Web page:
We celebrate achievements made outside of school and give children opportunities to show precious items.  Staff show an interest in the children’s home life and give opportunities to share news from home and ask them about aspects of home life.   We have special days to celebrate   Christian festivals, such as Easter egg hunts and harvest festivals. We have school family days were we invite parents/carers in to share Sports Days and Leaver’s Assemblies. The children work together to earn a reward of a whole school day out or in.

Worship & prayer

Collective Worship is an integral part of life in school and we recognise the importance of making sure this special part of the school day is enjoyed by all members of the school community. To ensure that Collective Worship is valued, meaningful and enriching, we focus on a Christian Value each half term as well as important events within the Christian calendar. Our collective worship committee often support in leading and evaluating collective worship. They also help with worship times; writing prayers; setting up for worship each day and in occasionally leading our worship together.

Collective worship has an emphasis on Christianity however all sessions are conducted in a manner that is sensitive to everyone. We enjoy a daily act of Collective Worship together and hope to capture the children’s interest and imagination so that they will look forward to and participate fully in Collective Worship.

We often welcome governors, parents, volunteers and members of the local community to join worship, especially in our weekly ‘Praise Assembly’ where we enjoy handing out our shine awards to recognise the achievements of the children.

RE curriculum

We also actively study other faiths through a variety of first-hand experiences which enable our pupils to develop a good understanding of our multi-cultural society.

The Church

We have close links with our parish and local church, as well as with the Diocese of West Yorkshire and the Dales.

We go to Church regularly throughout the year for services celebrating Harvest, Christmas, Easter and for our Leavers Service at the end of each academic year to which parents; families and other members of our community are always welcome.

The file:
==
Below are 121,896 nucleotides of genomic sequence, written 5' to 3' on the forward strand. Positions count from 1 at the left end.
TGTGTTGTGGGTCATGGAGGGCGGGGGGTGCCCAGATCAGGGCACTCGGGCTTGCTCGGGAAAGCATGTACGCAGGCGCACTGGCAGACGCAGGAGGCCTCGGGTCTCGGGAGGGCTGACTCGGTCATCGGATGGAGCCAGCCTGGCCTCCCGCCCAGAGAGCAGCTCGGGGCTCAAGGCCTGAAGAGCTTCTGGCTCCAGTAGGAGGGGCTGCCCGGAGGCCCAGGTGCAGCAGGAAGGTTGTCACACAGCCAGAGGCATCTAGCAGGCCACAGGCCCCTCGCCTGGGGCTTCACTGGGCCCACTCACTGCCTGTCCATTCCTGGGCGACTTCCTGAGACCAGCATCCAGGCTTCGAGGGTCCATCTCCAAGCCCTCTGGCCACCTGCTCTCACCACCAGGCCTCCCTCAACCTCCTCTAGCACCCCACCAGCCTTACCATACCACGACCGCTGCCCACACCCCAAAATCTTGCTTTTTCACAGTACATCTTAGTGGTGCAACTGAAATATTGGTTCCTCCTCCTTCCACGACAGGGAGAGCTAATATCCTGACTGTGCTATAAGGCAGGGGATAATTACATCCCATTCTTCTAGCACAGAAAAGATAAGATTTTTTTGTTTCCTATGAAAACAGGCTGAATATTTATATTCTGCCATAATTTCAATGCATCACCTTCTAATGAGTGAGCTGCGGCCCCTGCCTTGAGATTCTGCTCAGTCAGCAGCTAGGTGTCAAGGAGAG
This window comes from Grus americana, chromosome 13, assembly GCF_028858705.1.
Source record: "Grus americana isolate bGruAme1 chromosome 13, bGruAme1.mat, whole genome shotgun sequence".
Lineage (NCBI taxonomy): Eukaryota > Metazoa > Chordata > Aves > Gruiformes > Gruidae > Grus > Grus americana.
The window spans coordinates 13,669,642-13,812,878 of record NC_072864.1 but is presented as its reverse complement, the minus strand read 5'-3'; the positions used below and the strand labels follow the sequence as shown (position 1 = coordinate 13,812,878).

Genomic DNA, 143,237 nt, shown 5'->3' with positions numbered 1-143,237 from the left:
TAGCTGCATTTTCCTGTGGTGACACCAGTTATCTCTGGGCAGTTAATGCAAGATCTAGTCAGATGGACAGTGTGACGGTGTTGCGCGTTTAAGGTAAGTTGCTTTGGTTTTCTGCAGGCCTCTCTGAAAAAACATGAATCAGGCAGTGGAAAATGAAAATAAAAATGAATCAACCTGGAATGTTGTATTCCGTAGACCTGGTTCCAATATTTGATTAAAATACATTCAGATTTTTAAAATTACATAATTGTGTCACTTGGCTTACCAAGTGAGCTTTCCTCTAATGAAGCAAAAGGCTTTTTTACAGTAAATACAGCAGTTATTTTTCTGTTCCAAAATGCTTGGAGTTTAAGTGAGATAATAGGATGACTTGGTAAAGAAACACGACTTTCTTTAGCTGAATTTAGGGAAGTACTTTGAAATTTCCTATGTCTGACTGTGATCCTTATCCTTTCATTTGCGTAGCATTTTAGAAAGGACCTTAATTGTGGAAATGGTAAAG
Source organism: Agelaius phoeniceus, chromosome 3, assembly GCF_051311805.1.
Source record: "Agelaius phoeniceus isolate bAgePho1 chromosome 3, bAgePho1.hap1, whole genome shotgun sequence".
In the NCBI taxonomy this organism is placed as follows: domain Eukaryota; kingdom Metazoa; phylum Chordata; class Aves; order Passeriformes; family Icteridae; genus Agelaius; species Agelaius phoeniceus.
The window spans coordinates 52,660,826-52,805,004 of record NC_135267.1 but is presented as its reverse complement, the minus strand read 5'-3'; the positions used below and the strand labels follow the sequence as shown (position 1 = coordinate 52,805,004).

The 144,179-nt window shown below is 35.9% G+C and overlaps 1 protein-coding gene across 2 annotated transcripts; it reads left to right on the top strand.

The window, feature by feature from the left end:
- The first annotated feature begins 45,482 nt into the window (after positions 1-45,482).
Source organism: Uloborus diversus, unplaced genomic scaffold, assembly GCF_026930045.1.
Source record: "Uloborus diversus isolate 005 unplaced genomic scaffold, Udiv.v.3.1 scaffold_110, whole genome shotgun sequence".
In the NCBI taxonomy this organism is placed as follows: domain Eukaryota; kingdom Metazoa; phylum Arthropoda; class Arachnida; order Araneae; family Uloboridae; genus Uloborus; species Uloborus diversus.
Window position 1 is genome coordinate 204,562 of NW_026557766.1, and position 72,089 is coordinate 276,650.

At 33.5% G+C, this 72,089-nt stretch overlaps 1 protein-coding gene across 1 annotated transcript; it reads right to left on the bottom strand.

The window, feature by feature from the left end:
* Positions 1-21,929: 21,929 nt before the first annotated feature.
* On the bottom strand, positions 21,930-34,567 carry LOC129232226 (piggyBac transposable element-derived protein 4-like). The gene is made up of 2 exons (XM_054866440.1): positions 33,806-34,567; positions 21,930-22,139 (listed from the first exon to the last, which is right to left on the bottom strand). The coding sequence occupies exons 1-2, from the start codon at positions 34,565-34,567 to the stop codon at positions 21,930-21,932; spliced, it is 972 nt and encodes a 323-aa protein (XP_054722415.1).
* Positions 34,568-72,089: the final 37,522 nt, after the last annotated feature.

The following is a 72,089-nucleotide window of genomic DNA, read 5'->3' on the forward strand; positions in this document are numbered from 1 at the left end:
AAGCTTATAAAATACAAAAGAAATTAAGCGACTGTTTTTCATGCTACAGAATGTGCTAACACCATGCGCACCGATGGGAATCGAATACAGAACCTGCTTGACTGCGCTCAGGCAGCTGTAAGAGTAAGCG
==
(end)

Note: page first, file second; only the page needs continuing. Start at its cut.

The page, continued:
Ministers from all different churches in the area also come into school regularly to lead our Worship.

We attend a special service at St Michaels Church which is led by the older children. All the children are invited to take part in the service, retelling the story of Jesus’s birth. Our family and friends come to the service and Reverend David is there too.

At Christmas time our youngest children in reception, Year 1 and Year 2 retell the nativity through drama, song and dance. All of our families are invited to join us for this special occasion.

Ash Wednesday
On Ash Wednesday the Reverend visits our school and leads a special collective worship. They tell us about why Christians mark this day and invite anyone to receive a blessing and special cross mark on their forehead which is made using burnt palm trees.

We attend a special Easter service. During the service the older children retell the Easter story. We end the service by taking time to reflect on the life of Jesus and why Easter is such as special time for Christians.

Children in Year 5 go to Netherside Hall to take part in Rewind to Easter, they are joined with their Year 5 friends from the federation.

Every year we attend a remembrance service at church. During the service we recount poems and stories of people who have fought in wars and take time to think about those who have lost their lives as a result of fighting and wars.

Big Question Thinking

We incorporate elements of Philosophy for Children, known as P4C, in to our curriculum. During lessons such as RE or PSHE, the teacher and children collaborate with each other in a philosophical enquiry, to grow in understanding, not only of the material world, but also of the personal and ethical world around them. It enables children to explore their own values and to share these thoughts with their peers. They learn negotiation and tolerance and become articulate, confident individuals through active discussion.

We are also passionate about encouraging children to think about the world around them by asking questions about what they see, hear and experience. We do this by thinking of 'big questions'; this approach allows children to acquire and embed a range of skills across the curriculum areas through one motivating topic. As with Philosophical enquiry -there are no right or wrong answers to.

What would your answer be questions such as: What is Freedom? or What does God look like? or Is everyone equal?
The questions posed really make the children (and adults) think!